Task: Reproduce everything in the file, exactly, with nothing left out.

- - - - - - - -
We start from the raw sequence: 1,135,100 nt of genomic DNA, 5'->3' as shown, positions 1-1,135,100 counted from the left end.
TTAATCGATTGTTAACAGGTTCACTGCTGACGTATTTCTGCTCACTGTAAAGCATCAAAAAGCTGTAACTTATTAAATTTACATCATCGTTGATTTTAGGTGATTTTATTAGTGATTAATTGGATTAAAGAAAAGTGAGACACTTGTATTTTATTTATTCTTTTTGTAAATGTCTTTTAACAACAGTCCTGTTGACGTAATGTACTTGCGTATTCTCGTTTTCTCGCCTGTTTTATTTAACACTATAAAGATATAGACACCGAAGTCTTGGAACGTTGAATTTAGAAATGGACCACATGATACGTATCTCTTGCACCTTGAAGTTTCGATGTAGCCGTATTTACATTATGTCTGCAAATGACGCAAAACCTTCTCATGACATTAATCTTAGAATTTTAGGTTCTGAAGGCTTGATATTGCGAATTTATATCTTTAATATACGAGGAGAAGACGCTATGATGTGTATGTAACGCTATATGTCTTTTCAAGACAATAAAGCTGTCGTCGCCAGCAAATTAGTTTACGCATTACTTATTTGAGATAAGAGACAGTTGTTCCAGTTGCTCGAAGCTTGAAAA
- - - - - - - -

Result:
We start from the raw sequence: 1,135,100 nt of genomic DNA, 5'->3' as shown, positions 1-1,135,100 counted from the left end.
TTAATCGATTGTTAACAGGTTCACTGCTGACGTATTTCTGCTCACTGTAAAGCATCAAAAAGCTGTAACTTATTAAATTTACATCATCGTTGATTTTAGGTGATTTTATTAGTGATTAATTGGATTAAAGAAAAGTGAGACACTTGTATTTTATTTATTCTTTTTGTAAATGTCTTTTAACAACAGTCCTGTTGACGTAATGTACTTGCGTATTCTCGTTTTCTCGCCTGTTTTATTTAACACTATAAAGATATAGACACCGAAGTCTTGGAACGTTGAATTTAGAAATGGACCACATGATACGTATCTCTTGCACCTTGAAGTTTCGATGTAGCCGTATTTACATTATGTCTGCAAATGACGCAAAACCTTCTCATGACATTAATCTTAGAATTTTAGGTTCTGAAGGCTTGATATTGCGAATTTATATCTTTAATATACGAGGAGAAGACGCTATGATGTGTATGTAACGCTATATGTCTTTTCAAGACAATAAAGCTGTCGTCGCCAGCAAATTAGTTTACGCATTACTTATTTGAGATAAGAGACAGTTGTTCCAGTTGCTCGAAGCTTGAAAA